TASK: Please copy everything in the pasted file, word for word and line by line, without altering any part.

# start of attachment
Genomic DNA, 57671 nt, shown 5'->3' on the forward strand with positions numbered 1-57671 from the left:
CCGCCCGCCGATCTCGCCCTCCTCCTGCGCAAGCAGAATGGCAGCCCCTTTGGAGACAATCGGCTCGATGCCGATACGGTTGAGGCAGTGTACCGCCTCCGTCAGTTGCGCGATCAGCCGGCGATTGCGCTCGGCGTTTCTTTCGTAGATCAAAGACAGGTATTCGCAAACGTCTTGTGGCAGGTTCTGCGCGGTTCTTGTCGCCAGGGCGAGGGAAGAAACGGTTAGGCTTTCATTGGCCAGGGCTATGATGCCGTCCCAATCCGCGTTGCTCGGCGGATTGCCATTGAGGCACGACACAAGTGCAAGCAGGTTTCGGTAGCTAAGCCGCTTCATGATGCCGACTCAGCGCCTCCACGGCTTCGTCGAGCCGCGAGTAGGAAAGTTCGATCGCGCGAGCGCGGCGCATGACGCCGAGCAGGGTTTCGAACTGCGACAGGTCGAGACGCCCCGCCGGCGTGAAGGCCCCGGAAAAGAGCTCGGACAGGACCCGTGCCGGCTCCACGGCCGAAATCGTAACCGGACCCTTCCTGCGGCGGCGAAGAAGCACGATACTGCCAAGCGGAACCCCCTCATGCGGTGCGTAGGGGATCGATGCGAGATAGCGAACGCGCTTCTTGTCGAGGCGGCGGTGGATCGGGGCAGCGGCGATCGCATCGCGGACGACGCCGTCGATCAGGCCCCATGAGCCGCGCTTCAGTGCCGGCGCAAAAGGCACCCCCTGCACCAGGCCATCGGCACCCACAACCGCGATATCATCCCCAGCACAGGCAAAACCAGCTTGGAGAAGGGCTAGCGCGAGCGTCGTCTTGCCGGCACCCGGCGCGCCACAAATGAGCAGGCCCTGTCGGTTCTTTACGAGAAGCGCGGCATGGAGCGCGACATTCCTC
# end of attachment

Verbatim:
Genomic DNA, 57671 nt, shown 5'->3' on the forward strand with positions numbered 1-57671 from the left:
CCGCCCGCCGATCTCGCCCTCCTCCTGCGCAAGCAGAATGGCAGCCCCTTTGGAGACAATCGGCTCGATGCCGATACGGTTGAGGCAGTGTACCGCCTCCGTCAGTTGCGCGATCAGCCGGCGATTGCGCTCGGCGTTTCTTTCGTAGATCAAAGACAGGTATTCGCAAACGTCTTGTGGCAGGTTCTGCGCGGTTCTTGTCGCCAGGGCGAGGGAAGAAACGGTTAGGCTTTCATTGGCCAGGGCTATGATGCCGTCCCAATCCGCGTTGCTCGGCGGATTGCCATTGAGGCACGACACAAGTGCAAGCAGGTTTCGGTAGCTAAGCCGCTTCATGATGCCGACTCAGCGCCTCCACGGCTTCGTCGAGCCGCGAGTAGGAAAGTTCGATCGCGCGAGCGCGGCGCATGACGCCGAGCAGGGTTTCGAACTGCGACAGGTCGAGACGCCCCGCCGGCGTGAAGGCCCCGGAAAAGAGCTCGGACAGGACCCGTGCCGGCTCCACGGCCGAAATCGTAACCGGACCCTTCCTGCGGCGGCGAAGAAGCACGATACTGCCAAGCGGAACCCCCTCATGCGGTGCGTAGGGGATCGATGCGAGATAGCGAACGCGCTTCTTGTCGAGGCGGCGGTGGATCGGGGCAGCGGCGATCGCATCGCGGACGACGCCGTCGATCAGGCCCCATGAGCCGCGCTTCAGTGCCGGCGCAAAAGGCACCCCCTGCACCAGGCCATCGGCACCCACAACCGCGATATCATCCCCAGCACAGGCAAAACCAGCTTGGAGAAGGGCTAGCGCGAGCGTCGTCTTGCCGGCACCCGGCGCGCCACAAATGAGCAGGCCCTGTCGGTTCTTTACGAGAAGCGCGGCATGGAGCGCGACATTCCTC